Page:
All of this gave me a confidence and ease with words and images that would have been difficult to attain any other way. I was a writer for my high school paper and edited the Daily Dartmouth when I was in college. When I attended film school at Stanford, I began to specialize more in moving images and didn’t get back to my writing roots until a little over twenty years ago.
2.Tell us about the publication of your first book.
I had a long and successful career as a cinematographer after Stanford, working on film and video shoots all over the world, and I began to realize that many people were curious about my work and travels. Often the experience of working with crews and clients in another culture led to poignant, dramatic, or laughable situations, and I wanted to share those experiences to a broader audience than just family and friends.
I joined a writers’ group and began writing short travel pieces, a number of which were published in newspapers, trade publications, and Travelers’ Tales and Chicken Soup for the Soul anthologies. This was great fun. Giving and getting help and encouragement with the other writers was thought-provoking and stimulating. In 2013, I collected 18 of my pieces and published them in my first book, Showdown at Shinagawa: Tales of Filming from Bombay to Brazil. Showdown tells true stories from my long career working on film shoots all around the world.
With that first book out, I began to schedule book launches and author events and found that I loved reading to audiences. Then I discovered storytelling (in the oral tradition — no notes, no text) and began to take classes at Stagebridge in Oakland. I’ve produced and performed my own one-man show and look forward to telling to groups in person after the pandemic.
3.Besides yourself, who is your favorite author in the genre you write in?
Let’s see, my genre is a sci-fi blend, with notes of history, baseball saga, and action thriller. I can’t think of too many other books in this sub-genre! But I can tell you about writers who have influenced me. I do love reading mysteries and thrillers and enjoy much of the work of Stephen King, the No. 1 Ladies Detective Agency series by Alexander McCall Smith, the Maisie Dobbs stories by Jacqueline Winspear, and the National Park Ranger mysteries by Nevada Barr. Sci-fi favorites include Ray Bradbury, Isaac Asimov, and Robert Heinlein. For time travel stories, I love The Time Machine by H.G. Wells’, The Time Travelers Wife, by Audrey Niffenegger, and the Back to the Future movies.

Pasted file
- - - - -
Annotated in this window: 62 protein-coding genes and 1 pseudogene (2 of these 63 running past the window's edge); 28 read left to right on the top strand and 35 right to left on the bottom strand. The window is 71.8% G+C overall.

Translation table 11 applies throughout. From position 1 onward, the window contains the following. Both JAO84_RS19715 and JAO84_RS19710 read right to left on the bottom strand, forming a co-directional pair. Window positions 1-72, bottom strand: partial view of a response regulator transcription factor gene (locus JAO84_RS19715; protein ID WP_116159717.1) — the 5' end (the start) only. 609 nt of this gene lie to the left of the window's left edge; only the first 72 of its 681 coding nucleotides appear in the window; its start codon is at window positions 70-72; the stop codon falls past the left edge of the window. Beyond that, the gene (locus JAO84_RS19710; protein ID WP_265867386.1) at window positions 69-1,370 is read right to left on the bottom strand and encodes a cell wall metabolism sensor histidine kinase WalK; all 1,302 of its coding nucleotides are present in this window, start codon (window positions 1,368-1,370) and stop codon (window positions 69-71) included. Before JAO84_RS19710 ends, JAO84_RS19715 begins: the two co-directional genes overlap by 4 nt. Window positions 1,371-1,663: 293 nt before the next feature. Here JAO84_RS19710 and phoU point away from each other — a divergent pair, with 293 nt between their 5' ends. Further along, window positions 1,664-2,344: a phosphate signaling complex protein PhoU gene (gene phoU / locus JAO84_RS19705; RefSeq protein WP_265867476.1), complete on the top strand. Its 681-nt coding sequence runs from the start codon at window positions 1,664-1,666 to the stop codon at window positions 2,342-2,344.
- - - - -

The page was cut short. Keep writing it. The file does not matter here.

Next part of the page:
4.What's the best part of being an author? The worst?
The best part of being an author is creating a work that people respond to. I love hearing from readers who are moved or amused by my writing. It’s a privilege for me to be able to tell people about my book and read segments to them. I love acting out scenes from the book in my own semi-dramatic way. It’s great fun when readers get caught up in the story and have questions or their own interpretations to share.
For example, the other day, I got a message on social media from a reader who said, “I'm about halfway through the book. Right now, you and the others are boarding the train at Davis.” Since most of Finding George Washington is told in the first person by Tim, the protagonist, it brought me a chuckle to realize that the reader had mixed us up. Other readers have contacted me to share their own laughs, emotional responses, common experiences, or thoughts on slavery, baseball, colonialism, train travel, and temporal displacement (time travel). This is tremendously rewarding! It’s special fun to talk with book clubs or other groups who have already read the book and have questions about plot subtleties, character arcs, and locations.